Animal Years

The first thing you see on the Facebook page for the Brooklyn-based band Animal Years is an old photograph of a blond haired baby boy in a striped shirt, smiling happily against a fence hemmed in tomato plants. The caption reads “#TBT right before I started growing my beard.”

Flash forward a couple decades and lead singer Mike McFadden’s beard is indeed pretty impressive, but not as impressive as the band’s debut album Sun Will Rise. Lyrical themes of simplicity and affirmation are woven through Americana-inspired riffs that alternately lull and burst, conjuring first nostalgia, then the irresistible urge to, for lack of a better phrase, stomp your feet.

While Animal Years has been deservedly compared to bands like The Lumineers and The Head And The Heart, their compositions often reach beyond the normal genre boundaries of folk-pop, at times defying them all together.

If you want to see what we’re talking about, you can check out their cover of HAIM’s “The Wire,” recorded live at SXSW, by following this link. Or catch them in person at Rough Trade in Brooklyn, New York, on Tuesday, Nov 17 with Jesus On The Mainline.

BTR caught up with McFadden to chat about the name Animal Years, his writing process, and the band’s future plans.

BreakThru Radio (BTR): You guys are based in Brooklyn, but you’re in Baltimore at the moment right?

Mike McFadden (MM): Yeah, we just got done recording our album so the guys are in Brooklyn and I’m back home in Baltimore just hanging out. I got away from Brooklyn for a while.

BTR: What’s your background as a musician?

MM: I’ve been playing music and gigging for about ten or eleven years. As a solo act [Mike McFadden] I put out three records in the past seven or eight years, all in Baltimore. This last one I was going to put out as another solo, but I moved to New York where I already knew Anthony and he wanted to be a part of it. We got together and kind of branded the band and gave it a new name and released that album under Animal Years.

BTR: Where does the name Animal Years come from?

MM: There’s a record by a guy named Josh Ritter called The Animal Years. We really liked that name, and decided that we would pick it and give it a new meaning. So we say: live your life in animal years–if you only had fifteen good years to live how would you do life differently? We try to put that work ethic into the band and move it forward, because maybe we don’t have as much time as we think, and we try not to worry about expectations or what other people think. We say let’s just do it, let’s just go all out, make music, and not really worry about anything.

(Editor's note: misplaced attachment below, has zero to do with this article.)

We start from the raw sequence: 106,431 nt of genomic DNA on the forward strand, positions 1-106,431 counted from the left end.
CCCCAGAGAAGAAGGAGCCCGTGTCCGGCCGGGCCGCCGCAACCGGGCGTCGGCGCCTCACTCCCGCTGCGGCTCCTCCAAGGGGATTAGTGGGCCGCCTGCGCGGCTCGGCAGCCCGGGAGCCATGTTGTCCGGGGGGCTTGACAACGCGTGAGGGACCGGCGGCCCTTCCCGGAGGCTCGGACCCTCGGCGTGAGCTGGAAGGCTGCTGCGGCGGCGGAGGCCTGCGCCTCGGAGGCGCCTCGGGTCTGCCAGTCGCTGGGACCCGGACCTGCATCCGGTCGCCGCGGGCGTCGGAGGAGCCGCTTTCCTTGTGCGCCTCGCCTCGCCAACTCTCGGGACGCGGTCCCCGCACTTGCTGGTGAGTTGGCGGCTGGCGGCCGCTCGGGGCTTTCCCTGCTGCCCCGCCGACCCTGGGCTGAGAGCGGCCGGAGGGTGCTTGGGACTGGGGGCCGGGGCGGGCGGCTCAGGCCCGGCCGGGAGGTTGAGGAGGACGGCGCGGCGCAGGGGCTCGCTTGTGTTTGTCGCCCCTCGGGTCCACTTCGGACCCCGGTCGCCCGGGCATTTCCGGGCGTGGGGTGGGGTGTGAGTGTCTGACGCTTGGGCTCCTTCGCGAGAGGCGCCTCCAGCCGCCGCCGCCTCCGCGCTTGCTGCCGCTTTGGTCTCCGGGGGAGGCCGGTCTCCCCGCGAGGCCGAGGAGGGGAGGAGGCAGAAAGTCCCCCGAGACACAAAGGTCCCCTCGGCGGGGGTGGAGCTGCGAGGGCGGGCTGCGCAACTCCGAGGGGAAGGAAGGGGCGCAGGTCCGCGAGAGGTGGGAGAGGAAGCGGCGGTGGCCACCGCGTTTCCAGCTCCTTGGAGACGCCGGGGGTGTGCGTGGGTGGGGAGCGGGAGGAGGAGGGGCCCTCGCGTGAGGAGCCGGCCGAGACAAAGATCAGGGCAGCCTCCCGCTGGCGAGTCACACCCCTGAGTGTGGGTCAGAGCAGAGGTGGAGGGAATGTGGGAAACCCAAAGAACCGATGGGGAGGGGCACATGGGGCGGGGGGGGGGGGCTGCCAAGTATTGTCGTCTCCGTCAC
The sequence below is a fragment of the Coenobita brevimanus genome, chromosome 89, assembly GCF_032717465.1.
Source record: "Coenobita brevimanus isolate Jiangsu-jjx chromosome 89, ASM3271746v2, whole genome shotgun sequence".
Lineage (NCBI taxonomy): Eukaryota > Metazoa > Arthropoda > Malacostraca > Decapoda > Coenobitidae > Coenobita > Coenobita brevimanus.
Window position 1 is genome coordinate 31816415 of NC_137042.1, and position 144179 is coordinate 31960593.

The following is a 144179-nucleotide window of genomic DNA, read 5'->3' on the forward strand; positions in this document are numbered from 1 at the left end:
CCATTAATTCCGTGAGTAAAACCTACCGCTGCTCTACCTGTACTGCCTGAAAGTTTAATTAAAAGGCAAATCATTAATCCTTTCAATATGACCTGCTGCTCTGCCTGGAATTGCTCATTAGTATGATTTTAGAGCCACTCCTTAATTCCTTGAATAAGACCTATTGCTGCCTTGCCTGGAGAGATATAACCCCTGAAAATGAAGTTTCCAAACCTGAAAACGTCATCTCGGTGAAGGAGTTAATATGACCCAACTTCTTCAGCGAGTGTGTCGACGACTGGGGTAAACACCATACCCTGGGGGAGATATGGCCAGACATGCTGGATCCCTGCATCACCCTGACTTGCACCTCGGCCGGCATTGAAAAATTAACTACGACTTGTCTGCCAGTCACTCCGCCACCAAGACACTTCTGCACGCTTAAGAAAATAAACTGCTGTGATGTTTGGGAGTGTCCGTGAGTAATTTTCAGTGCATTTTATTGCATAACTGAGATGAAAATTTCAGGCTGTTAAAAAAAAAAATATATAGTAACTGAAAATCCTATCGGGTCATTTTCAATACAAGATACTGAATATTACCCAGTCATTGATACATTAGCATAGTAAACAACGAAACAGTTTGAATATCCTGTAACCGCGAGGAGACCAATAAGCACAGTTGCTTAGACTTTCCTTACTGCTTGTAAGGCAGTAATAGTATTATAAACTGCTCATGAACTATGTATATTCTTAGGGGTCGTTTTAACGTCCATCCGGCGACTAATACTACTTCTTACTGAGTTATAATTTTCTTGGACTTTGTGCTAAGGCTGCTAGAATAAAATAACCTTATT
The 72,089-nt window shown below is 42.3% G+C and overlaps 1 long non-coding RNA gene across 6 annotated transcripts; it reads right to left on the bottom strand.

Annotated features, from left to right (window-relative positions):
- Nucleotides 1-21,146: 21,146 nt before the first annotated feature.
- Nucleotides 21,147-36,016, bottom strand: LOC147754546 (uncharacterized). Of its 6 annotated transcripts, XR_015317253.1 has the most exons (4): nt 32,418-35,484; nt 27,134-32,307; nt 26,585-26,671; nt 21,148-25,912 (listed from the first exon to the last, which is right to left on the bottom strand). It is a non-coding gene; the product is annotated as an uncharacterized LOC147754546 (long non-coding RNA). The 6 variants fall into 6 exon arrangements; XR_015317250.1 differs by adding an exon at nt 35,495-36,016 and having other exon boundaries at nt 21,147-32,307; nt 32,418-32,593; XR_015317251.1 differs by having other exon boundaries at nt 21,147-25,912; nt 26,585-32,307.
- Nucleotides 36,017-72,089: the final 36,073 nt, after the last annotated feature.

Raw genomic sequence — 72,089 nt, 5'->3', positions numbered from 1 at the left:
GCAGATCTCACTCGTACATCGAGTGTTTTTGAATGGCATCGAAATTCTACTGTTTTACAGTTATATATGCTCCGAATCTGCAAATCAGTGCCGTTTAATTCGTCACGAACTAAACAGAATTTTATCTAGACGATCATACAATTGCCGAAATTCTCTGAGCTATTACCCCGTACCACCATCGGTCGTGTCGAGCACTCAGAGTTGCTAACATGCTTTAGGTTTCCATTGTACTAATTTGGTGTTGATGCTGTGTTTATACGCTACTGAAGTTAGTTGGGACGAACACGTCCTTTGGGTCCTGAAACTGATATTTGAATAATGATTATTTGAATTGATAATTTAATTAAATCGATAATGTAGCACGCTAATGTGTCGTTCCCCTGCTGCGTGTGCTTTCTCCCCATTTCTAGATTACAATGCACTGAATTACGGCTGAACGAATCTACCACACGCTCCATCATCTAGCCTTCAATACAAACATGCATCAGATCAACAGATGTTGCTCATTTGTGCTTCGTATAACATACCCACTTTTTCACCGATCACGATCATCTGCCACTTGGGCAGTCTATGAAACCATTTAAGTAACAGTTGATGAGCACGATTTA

BTR: Despite the obvious upbeat nature of the album, there are some themes of leaving, searching, and heartbreak, what was your creative headspace like when you were writing it?

MM: Yeah, I was just finishing up the record when I sold a song and made some good money, and was like ok time to really do this, so I quit my job in Baltimore and moved to New York. I was dating someone at the time, and they didn’t want to date long distance. I never went to college so I’d never lived outside of Baltimore before, and I was going to this whole new place. There’s a lot about that, and missing a lot of people, and doing something different–there was a ton of energy behind it in that way…but I still think it’s a happy sounding record over all.

BTR: Oh absolutely, and are you the main songwriter then?

MM: This last album was technically a solo album, so I wrote and recorded everything on my own. But we’re putting out a new album early next year, and for that one I wrote everything and then brought it to the guys to arrange it. We stayed in our bass player’s family’s cabin in upstate New York, where I just kind of fleshed out ideas every day, then brought them to the guys at night. And then right after that we went to Woodstock, New York, and recorded.

BTR: What was the recording process like for the upcoming album?

MM: We did twelve hour days at this studio and lived in a cabin next door. We went in and recorded the drums and the bass live together in this huge studio/barn with awesome natural reverb. Then we went back to New York and I laid all the guitar and vocals over everything.

BTR: Do you feel like you have any major influences?

MM: A lot of people say we sound like the Kings of Leon or The Avett Brothers, and we definitely have an Americana rock kind of vibe. But I’d say that most of my influences don’t influence my sound as much as they influence me as a person.

We just opened for singer songwriter Martin Sexton, who’s one of my heroes, and he’s just an acoustic guitar guy now, for the most part, but I love listening to his music.

(Mike McFadden of Animal Years)

BTR: What’s your lyrical writing process like?

MM: To be honest, I just sit down and think about them. It’s the last thing I do. I don’t even think about the lyrics or the theme of the lyrics until the song is done. In fact, there are some songs that we play live now that I still don’t have the lyrics for and I just say random stuff and no one gets wise to it. It’s a good way to work out melodies, and then you go back in with lyrics.

BTR: Well, no one is wise to it until now [laughs]. So what other future plans have you guys got?

MM: We’re releasing a single on Nov 17, the same day that we’re playing Rough Trade in Brooklyn, New York. It’s a Tuesday night, but we play with Jesus On The Mainline, which is like a 15 piece band who are awesome. Other than that, we’re gearing up to release the record, hoping to play one more NYC show and then probably hit some type of tour in early 2016.

For more from Animal Years check out their Facebook, website, or BTR’s own In The Den.

All photos courtesy of Animal Years.